Now despite ranking on the lowly oat on his blog, in the book he uses that argument for wheat as problematic  due to this battery acid garbage.  We need a Sulfur Summit!  Can someone thaw out Leptin Man long enough to get his take on this?  STAT!  Well, at least sulfur explains the Japanese better than brown rice consumption, and at least now we know that not only is sulfuric acid not bad for you, it's good!  Or who to believe?  ......  grin.


LeonRover said…
"A little learning is a dangerous thing;
drink deep, or taste not the Pierian spring:
there shallow draughts intoxicate the brain,
and drinking largely sobers us again."

Alexander Pope

Wheat Belly's has forgotten any learnin' he had in in chem - acids, bases, dissociation constants, Epsom Salts etc.

In addition his own reference throws up the following sentence:

"Common plant proteins such as soy, corn, wheat and rice have similar total S per g of protein as eggs, milk and muscle from meat, poultry and fish."

I commented on FreeTheAnimal:

"I have never been been intimidated by those who have had a medical school education.

I knew an abundance of med students in my college days, where we had science courses in common, and later observed the “white coat” syndrome of expert opinion emanating from some, whose laboratory performance had been pathetic."

Shallow draughts lead to Wheat Brain.
MM said…
It doesn't surprise me that Seneff is associated with WAPF. I thought some of her blog posts could have come straight off their web site. They are really into eating well for fertility. I totally agree with you about WAPF, though. I love Weston A. Price's book. I think there's some really interesting info in it, but I feel like WAPF has kind of run with it, and maybe gone off the deep end a bit. I think their Vit A recommendations are a bit high, especially for pregnant women, and all that stuff about microwaved food being bad for you is just bogus. Are they still associating with Mercola though? I thought they dumped him a couple of years ago because he came out against cod liver oil. Maybe they're back together again. I sort of stopped following them.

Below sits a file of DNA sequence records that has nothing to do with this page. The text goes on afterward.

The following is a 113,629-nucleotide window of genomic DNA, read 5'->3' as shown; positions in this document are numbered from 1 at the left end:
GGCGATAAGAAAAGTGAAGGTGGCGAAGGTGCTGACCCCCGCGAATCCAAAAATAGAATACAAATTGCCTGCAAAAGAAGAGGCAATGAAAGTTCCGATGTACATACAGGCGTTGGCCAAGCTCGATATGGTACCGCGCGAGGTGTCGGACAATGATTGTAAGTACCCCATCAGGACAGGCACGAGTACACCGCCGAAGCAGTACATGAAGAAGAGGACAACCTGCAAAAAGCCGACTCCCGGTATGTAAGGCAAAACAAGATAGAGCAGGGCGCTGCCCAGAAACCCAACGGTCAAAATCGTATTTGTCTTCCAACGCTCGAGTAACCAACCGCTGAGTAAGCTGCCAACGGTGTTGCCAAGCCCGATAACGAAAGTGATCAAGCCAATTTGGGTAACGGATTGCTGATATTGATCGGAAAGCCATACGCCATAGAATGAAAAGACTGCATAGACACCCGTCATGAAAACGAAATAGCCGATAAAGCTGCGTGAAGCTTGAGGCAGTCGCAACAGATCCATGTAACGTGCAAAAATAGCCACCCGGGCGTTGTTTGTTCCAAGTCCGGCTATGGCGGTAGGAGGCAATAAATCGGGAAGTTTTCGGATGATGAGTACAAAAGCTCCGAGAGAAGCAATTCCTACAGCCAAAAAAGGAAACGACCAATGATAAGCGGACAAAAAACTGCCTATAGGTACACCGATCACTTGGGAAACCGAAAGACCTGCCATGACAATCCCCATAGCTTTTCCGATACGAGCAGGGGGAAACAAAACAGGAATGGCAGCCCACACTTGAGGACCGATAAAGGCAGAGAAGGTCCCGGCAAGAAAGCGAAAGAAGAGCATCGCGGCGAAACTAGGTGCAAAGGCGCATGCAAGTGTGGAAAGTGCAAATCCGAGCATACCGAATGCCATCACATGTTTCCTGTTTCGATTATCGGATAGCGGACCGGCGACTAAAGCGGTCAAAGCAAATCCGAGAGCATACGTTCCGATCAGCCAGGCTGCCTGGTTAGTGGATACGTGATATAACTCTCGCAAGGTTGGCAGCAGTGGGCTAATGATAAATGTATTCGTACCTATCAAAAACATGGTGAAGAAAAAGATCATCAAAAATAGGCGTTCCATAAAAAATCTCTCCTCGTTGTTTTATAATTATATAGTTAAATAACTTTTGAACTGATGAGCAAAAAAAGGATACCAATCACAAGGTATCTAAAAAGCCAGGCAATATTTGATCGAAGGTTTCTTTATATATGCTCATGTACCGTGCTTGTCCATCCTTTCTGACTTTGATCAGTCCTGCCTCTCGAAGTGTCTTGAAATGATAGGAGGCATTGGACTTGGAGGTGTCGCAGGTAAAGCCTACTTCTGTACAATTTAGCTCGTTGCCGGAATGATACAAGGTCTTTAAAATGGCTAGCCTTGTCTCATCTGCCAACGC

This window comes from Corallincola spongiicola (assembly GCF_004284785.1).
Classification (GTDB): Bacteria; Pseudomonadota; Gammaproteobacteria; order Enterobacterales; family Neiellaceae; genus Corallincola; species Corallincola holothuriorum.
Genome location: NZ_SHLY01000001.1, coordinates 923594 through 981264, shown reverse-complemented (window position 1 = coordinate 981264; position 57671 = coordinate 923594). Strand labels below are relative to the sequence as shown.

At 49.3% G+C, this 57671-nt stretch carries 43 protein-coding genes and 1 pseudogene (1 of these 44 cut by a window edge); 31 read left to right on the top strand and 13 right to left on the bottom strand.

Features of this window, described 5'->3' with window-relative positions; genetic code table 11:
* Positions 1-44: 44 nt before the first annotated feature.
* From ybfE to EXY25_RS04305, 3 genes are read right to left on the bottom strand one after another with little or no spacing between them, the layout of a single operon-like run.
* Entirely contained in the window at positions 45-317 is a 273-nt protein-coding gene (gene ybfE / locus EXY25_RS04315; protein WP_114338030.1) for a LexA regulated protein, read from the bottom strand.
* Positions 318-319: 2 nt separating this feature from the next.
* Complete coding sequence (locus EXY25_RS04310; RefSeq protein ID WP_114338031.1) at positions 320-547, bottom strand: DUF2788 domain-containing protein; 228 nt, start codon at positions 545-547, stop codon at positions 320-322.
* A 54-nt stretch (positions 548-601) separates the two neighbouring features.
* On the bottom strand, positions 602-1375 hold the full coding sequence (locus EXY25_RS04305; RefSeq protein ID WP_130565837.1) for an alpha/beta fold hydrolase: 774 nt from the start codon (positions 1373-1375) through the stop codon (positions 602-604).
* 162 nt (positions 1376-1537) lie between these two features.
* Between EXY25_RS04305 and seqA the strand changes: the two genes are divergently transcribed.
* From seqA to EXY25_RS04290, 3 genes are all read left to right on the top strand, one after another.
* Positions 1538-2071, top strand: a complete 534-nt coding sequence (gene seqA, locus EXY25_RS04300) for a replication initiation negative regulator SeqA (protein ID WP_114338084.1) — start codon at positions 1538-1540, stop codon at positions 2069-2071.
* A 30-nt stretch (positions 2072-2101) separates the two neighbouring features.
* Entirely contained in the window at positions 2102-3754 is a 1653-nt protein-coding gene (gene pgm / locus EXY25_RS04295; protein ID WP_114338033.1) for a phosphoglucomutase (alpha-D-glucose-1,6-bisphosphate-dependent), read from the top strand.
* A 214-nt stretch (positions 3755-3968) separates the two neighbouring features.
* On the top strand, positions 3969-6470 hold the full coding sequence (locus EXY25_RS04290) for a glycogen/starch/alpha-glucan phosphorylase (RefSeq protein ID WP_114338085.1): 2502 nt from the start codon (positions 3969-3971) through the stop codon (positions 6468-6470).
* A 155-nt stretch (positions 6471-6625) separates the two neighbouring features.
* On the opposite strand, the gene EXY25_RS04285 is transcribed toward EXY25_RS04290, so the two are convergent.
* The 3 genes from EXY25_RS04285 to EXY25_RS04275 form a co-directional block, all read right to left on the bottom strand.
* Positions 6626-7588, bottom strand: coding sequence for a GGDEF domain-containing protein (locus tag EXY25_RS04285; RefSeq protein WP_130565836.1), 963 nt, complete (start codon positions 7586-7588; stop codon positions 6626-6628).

LeonRover said…
A propos Kruse, some support from Telegraph article:


Interesting, neh?
CarbSane said…
There are certainly applications of cooling to prevent damage in surgeries and strokes, etc. But Kruse is actually talking about the opposite of that in the long run, because cold stimulates metabolism to warm the body. He seems to think that somehow this equates to a cold internal environment. Even if one's body temp changes a few degrees I don't get how that works. I can't understand the guy, frankly, and have pretty much given up trying.

I wish I had a cold plunge here at home though. It certainly let me get away with more calories than I normally eat/drink this vacation.
CarbSane said…
The whole safe starches Jaminet v. Rosedale thing on Mercola's site came about, as I understand, Paul meeting Mercola at the Wise Traditions conference where Mercola did the keynote. It's a shame, I'm sure there's some good information on Mercola's site but it's just too darned alarmist to separate the facts from the fanaticism. I'm pretty sure it's Mercola who blasts Splenda because it has a chlorine atom in it and equates that with chlorine gas and all those dangers.
CarbSane said…
When I read this in my Dashboard it doesn't show the spacing. I thought you called Davis Pope Wheat Belly! LOL

As I commented to MM below, Seneff makes a similar but different mistake to WB. She talks of the sulfur in the amino acid cysteine and then talks about sulfate. We don't get SO4-2 ions from the thiol group in cysteine that I'm aware of.
Lerner said…
Back when vehicle batteries had tops that came off, I more than once put a finger into the acid. It doesn't harm anything. It will, however, eventually make holes in cotton clothing.

But once upon a time, I saw a film with a scientist named Vincent Price. He was so evil that he'd put people into a vat of oatmeal and yep, they would turn into skeletons. :)